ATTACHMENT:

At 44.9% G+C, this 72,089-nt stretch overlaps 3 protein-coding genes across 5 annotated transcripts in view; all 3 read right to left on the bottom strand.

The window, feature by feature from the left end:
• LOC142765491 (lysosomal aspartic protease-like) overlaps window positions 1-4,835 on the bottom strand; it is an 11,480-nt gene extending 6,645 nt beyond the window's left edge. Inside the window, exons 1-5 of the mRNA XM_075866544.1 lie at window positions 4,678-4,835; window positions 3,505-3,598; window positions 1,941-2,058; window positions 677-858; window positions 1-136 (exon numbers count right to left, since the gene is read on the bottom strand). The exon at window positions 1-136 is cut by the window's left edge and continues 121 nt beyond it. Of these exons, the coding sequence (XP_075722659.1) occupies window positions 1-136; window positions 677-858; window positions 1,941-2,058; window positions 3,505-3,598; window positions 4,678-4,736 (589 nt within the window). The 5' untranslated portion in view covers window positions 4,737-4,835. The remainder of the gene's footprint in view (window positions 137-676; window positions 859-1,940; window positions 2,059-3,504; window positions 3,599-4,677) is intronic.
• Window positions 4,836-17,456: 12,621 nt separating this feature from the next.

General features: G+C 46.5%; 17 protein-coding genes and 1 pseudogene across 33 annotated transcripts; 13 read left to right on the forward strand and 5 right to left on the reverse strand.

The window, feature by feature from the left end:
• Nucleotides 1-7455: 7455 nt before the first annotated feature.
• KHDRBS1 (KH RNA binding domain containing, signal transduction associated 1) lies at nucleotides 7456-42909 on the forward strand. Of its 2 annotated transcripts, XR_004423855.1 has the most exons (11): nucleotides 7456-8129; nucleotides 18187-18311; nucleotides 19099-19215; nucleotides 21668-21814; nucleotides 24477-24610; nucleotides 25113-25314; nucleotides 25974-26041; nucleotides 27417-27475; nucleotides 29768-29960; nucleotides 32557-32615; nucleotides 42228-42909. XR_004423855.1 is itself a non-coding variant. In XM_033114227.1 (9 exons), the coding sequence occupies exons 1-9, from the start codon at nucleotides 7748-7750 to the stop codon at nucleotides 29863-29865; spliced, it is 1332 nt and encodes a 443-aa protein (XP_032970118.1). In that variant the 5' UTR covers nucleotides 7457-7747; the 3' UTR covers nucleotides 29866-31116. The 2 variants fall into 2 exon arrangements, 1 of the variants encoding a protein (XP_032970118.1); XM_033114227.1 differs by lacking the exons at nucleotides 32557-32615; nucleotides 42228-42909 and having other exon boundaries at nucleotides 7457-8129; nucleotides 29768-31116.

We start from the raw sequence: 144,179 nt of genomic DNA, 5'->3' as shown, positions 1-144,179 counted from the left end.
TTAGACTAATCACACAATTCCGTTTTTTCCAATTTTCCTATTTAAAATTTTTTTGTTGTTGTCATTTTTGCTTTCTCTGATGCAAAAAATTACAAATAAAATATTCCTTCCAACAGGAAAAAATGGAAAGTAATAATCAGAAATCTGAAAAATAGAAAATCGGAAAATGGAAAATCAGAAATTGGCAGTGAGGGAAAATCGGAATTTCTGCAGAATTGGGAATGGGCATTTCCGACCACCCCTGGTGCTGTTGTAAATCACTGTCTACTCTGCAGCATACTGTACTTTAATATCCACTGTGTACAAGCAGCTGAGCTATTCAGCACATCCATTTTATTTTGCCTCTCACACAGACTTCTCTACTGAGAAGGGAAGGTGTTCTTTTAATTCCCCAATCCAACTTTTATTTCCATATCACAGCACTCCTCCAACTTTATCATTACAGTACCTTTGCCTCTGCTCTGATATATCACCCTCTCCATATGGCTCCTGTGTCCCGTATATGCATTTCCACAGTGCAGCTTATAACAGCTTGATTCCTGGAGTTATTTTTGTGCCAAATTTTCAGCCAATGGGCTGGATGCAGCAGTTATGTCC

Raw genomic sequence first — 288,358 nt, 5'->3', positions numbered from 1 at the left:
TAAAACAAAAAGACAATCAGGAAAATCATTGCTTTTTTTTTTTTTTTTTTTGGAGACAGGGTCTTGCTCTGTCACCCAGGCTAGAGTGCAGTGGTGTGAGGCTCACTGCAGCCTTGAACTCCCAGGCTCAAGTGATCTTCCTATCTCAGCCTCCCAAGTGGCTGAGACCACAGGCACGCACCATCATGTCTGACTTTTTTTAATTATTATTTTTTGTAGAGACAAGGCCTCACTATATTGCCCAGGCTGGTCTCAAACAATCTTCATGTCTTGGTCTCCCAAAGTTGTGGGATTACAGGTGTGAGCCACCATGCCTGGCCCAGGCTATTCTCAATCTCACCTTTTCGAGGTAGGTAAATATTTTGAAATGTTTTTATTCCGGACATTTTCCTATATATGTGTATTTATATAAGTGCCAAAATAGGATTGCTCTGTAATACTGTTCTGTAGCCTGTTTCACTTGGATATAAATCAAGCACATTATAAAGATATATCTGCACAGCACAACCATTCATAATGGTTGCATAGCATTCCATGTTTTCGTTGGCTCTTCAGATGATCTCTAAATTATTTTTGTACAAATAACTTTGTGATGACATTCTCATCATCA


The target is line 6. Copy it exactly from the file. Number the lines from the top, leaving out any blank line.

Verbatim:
The window, feature by feature from the left end: